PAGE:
July 04, 2007
The curriculum, co-produced by the Juneau School District, is unique because it's the first Tlingit language and culture curriculum done on a broad scale that meets state academic and cultural standards.
The curriculum was distributed in hardcopy binders, some of which include CDs with computer games and audio of Tlingit words and songs. The 18-unit series of culture and language lessons also is posted online at www.sealaskaheritage.org.
The audio CDs are meant to encourage correct pronunciation of Tlingit language components. The interactive vocabulary games are an effort to make language learning fun, and to reach students through technology, said SHI President Rosita Worl.
"In the past children just had text," Worl said. "But today we know children are watching TV, they're listening to CDs, so we've tried to build on all of the approaches that children are utilizing to learn today."
The curriculum was developed and field tested by primary teachers from the Juneau School District and SHI language specialists. Although the series was intended for the primary grades, it can be easily adapted for teachers of higher grade levels," Worl said.
"The most important thing is this curriculum, I think, is going to lead to better academic achievement for our students, both Native students and non-Native students, because it really builds on the environment of Southeast Alaska," Worl said.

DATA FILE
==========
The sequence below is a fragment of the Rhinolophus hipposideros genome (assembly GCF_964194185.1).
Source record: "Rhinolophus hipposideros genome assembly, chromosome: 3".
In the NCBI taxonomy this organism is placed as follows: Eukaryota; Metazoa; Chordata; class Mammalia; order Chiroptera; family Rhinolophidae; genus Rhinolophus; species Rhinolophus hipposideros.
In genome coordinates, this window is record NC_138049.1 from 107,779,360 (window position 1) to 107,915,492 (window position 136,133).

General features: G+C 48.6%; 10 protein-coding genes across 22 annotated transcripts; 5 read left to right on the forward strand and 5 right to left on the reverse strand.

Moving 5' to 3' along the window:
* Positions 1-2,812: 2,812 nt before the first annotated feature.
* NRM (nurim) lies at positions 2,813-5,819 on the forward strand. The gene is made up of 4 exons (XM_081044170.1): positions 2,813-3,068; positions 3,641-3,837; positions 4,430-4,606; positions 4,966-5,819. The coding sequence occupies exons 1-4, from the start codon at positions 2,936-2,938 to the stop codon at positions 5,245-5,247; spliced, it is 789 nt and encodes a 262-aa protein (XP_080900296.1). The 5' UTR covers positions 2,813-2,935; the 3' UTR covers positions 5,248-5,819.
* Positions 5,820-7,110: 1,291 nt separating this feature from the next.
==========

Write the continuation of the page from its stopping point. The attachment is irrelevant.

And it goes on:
The audio of Tlingit was recorded by fluent Tlingit Elders John Marks and June Pegues. The songs were performed by Nancy Douglas and George Holly. The lessons were written by a team of teachers and specialists led by Nancy Douglas, Elementary Cultural Curriculum Coordinator, Juneau School District. The team included Juneau teachers Kitty Eddy, Shgen George, Kathy Nielson, Hans Chester and Rocky Eddy, and SHI language team members Linda Belarde, Yarrow Vaara, David Katzeek, John Marks, Mary Foletti, Rose Natkong and Jessica Chester. Curriculum consultants Julie Folta and Toni Mallott assisted and Annie Calkins edited and evaluated the lessons and units. Lessons were field tested in Juneau classrooms in 2005 and 2006.
Teachers who want to use the hardcopy materials are encouraged by Sealaska Heritage Institute (SHI) to contact their superintendents or district curriculum libraries.
The three-year project was funded by two grants from the U.S. Department of Education. SHI plans to release a similar set of curriculum for the Haida language and culture.
The curriculum includes units and resources on the following topics:
Sealaska Heritage Institute is a Native nonprofit established in 1981 to administer educational and cultural programs for Sealaska, a regional Native corporation formed under the Alaska Native Claims Settlement Act. The institute's mission is to perpetuate and enhance Tlingit, Haida and Tsimshian cultures. Language revitalization is a priority of SHI.
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